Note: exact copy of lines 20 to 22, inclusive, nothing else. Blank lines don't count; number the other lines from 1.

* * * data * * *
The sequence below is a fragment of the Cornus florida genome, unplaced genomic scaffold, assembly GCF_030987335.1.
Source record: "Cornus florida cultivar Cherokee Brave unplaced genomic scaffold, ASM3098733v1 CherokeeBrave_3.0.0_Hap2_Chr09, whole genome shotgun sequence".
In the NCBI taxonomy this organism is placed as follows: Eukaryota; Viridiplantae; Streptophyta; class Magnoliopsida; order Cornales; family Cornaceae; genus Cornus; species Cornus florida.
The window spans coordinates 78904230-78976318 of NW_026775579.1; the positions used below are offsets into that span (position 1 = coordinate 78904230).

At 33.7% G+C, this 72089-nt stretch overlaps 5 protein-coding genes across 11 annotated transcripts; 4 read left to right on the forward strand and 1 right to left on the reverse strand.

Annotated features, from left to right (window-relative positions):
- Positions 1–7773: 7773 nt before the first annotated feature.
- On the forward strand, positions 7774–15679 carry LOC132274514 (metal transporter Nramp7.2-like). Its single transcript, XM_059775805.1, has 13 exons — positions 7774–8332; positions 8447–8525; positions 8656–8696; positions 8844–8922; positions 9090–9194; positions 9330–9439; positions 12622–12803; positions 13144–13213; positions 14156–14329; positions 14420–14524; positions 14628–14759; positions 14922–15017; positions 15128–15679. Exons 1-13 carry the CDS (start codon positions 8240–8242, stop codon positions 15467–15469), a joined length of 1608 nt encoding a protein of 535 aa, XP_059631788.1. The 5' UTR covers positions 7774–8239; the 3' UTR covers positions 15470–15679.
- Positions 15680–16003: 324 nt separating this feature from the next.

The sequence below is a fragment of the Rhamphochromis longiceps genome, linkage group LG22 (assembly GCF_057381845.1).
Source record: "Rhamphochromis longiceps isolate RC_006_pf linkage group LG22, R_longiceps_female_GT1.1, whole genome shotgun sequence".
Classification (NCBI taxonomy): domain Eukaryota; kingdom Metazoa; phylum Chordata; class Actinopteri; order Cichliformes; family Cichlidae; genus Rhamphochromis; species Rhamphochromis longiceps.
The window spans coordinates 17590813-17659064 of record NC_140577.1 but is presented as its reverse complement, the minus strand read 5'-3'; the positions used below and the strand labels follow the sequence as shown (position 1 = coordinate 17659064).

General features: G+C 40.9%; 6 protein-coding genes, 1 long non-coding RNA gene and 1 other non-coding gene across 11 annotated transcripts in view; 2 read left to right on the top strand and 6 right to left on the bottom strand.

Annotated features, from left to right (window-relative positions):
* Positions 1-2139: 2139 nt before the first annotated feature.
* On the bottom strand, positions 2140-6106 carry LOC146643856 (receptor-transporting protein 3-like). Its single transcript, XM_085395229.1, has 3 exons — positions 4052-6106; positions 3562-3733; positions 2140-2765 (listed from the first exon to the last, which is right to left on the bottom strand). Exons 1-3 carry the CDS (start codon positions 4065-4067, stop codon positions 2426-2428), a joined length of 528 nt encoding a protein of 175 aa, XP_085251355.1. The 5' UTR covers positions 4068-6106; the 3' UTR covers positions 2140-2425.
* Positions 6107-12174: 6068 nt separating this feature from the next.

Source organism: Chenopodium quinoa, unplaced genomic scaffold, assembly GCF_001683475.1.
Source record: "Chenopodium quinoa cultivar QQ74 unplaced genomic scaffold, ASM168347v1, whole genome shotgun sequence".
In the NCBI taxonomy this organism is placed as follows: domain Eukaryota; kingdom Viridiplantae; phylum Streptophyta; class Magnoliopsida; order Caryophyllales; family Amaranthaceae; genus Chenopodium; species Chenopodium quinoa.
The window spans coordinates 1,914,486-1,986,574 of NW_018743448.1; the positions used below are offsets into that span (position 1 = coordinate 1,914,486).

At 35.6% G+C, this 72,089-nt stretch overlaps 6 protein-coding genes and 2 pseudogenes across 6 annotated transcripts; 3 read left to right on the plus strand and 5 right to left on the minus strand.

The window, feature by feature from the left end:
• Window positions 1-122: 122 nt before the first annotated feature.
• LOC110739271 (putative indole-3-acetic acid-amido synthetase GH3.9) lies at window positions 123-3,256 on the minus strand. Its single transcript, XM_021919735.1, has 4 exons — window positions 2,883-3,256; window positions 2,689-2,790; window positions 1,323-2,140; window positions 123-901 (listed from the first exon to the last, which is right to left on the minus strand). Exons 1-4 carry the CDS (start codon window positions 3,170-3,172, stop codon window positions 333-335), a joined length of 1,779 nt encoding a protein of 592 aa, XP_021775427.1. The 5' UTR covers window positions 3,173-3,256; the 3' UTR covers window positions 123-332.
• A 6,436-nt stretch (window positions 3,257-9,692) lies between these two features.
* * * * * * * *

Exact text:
Source record: "Chenopodium quinoa cultivar QQ74 unplaced genomic scaffold, ASM168347v1, whole genome shotgun sequence".
In the NCBI taxonomy this organism is placed as follows: domain Eukaryota; kingdom Viridiplantae; phylum Streptophyta; class Magnoliopsida; order Caryophyllales; family Amaranthaceae; genus Chenopodium; species Chenopodium quinoa.
The window spans coordinates 1,914,486-1,986,574 of NW_018743448.1; the positions used below are offsets into that span (position 1 = coordinate 1,914,486).